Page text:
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Omen II

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Posts posted by Omen II


  1. 16 hours ago, Richard said:

    My own comment about helmets, was, perhaps, misunderstood, as I only meant that they look "silly", and a little cumbersome.

     

    No problem at all Richard, I knew your description referred to the look of cycle helmets rather than their usefulness.  It is certainly true that they are not the sexiest items of attire, but I was sure glad of mine on Sunday.  It did its job so well that I was not sure if I had even hit my head until I realised that the visor had come off and one of the paramedics pointed out the impact damage to the helmet.


  2. 1 hour ago, Kasey Kockroach said:

    Any consensus on which is the best recording/performance of The Planets?

     

    Coincidentally I saw The Planets at the BBC Proms yesterday evening, played by the Bournemouth Symphony Orchestra under Kirill Karabits.  I took my 16 year-old nephew who had never been to any sort of concert before, so I had purposely bought choir seats so that he could get a good view of the orchestra.  It was quite an experience and I was really impressed with the orchestra's performance.  If you are interested you should be able to listen to the concert on the BBC Radio 3 player for the next month or so at this link.  It was wonderful to be able to see the percussion section so close to us that we could almost read their music from the stands.

     

    The concert also featured John Adams's Short Ride In a Fast Machine (we were sat right behind the wood block!) and Samuel Barber's gorgeous violin concerto played by the Serbian violinist Nemanja Radulovic, so plenty to enjoy if you have the time.

     

    DSC03240.JPG


  3. 2 hours ago, Muad'Dib said:

     

    Morricone has lots as well but none come to mind in particular

     

    I remember being very taken with the music he wrote for Canone Inverso when I heard it played at a Morricone concert a few years ago.  Like many of the best examples, the film itself features a prominent role for a solo violin player as part of the story (Nigel Hess's score for Ladies In Lavender is another such example where the main theme as played by Joshua Bell has since become a Classic FM favourite).

     

     

    While Hilary Hahn's beautiful violin solos on the soundtrack of The Village are rightly praised, did you know that she also played on Andrew Hewitt's score to the little known film The Sea?  While not quite reaching the heights of James Newton Howard's music, it is a rather nice melancholy score in itself.

     

     


  4. Too many writers do not seem to know the difference between the adjectives climatic and climactic.  The former pertains to climate, the latter to climax.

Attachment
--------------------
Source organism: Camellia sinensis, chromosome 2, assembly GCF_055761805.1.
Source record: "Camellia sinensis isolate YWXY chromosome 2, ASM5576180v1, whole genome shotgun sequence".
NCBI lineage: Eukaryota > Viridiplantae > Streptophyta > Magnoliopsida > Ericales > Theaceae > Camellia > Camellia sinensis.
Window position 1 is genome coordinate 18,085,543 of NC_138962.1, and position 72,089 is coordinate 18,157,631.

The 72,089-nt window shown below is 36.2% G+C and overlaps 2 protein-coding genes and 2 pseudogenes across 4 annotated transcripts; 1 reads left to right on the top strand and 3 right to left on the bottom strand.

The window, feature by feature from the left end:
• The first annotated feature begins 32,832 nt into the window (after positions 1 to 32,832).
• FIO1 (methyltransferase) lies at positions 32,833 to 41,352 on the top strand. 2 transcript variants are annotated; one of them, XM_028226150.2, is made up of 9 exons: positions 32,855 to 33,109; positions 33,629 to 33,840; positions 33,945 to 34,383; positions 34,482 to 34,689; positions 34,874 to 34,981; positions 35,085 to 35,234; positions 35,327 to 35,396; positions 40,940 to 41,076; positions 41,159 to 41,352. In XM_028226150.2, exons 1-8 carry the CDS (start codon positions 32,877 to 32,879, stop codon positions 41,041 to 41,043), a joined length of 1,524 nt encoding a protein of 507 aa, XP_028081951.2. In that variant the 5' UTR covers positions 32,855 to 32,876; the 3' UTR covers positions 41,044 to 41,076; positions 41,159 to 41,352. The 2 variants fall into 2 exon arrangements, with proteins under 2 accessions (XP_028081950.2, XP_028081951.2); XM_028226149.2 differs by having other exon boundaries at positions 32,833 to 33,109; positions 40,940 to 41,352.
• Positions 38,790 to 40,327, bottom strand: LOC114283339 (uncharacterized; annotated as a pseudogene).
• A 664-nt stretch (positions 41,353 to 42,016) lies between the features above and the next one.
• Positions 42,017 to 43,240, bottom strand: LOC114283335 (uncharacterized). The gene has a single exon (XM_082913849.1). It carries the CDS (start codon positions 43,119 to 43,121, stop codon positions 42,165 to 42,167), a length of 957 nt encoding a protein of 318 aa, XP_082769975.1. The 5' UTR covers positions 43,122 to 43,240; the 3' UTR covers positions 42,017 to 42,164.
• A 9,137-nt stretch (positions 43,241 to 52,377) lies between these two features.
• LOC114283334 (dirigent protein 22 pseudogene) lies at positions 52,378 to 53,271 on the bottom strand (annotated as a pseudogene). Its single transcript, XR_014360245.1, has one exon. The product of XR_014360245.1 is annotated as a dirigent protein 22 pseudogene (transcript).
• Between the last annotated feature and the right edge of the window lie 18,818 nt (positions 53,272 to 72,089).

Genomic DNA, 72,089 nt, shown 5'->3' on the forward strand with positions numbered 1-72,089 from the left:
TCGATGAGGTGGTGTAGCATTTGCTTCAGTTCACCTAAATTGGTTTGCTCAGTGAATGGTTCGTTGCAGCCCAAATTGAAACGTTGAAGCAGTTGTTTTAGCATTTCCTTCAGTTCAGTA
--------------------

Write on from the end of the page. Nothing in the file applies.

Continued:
Twice today have I seen climatic used when climactic was surely intended.  It needs to stop.


  5. You might enjoy this performance of Eric Whitacre's Sleep by the vocal ensemble VOCES8, recorded at St. Stephen Walbrook in the City of London.  Lovely stuff.

     

     

    In other Whitacre news, his new work The Sacred Veil will receive its UK premiere in October this year (I believe there will be two concerts at St. John's Smith Square).


  6. On 5/10/2019 at 10:10 AM, Thor said:

     

    Did he ever compose anything himself?

     

    I believe he composed the music for the Lee Remick film Emma's War (1987), the score for which I have occasionally seen listed incorrectly in filmographies for 'our' John Williams.  I saw the opening of the film once and the music credit says something like Music composed & played by guitarist John Williams.

     

    EDIT:  I hadn't remembered that Doug Willis off of Neighbours was in it.

     

     


  7. On 5/3/2019 at 8:03 PM, karelm said:

    So it seems we have eyewitness memory that the 1972 LSO concert of Williams' Symphony did in fact happen and was memorable enough to remember the rehearsal and subsequent concert at Covenant Garden (I think he said) but sadly, he didn't recall what it sounded like because they were playing new music all the time and JW wasn't famous yet.

     

    As Maurizio mentions earlier in this thread, John Williams speaks in Steven C. Smith's excellent Bernard Herrmann biography A Heart at Fire's Center about the London performance of his symphony and clearly refers to the concert having taken place at the Royal Festival Hall in 1972.  Williams spoke to the author in 1984, so close enough to the date to make it unlikely that he would have misremembered the venue.

     

    As the Royal Festival Hall is on London's south bank, I wonder if the reference to Covent Garden could be the rehearsal venue?  Kingsway Hall, where Charles Gerhardt recorded most of his classic film scores series, was a popular venue for concerts, rehearsals and recordings throughout the 1970s and was located just off Kingsway between Covent Garden and Holborn.  The building was demolished in the late 1990s and is now the site of a hotel bearing the same name.

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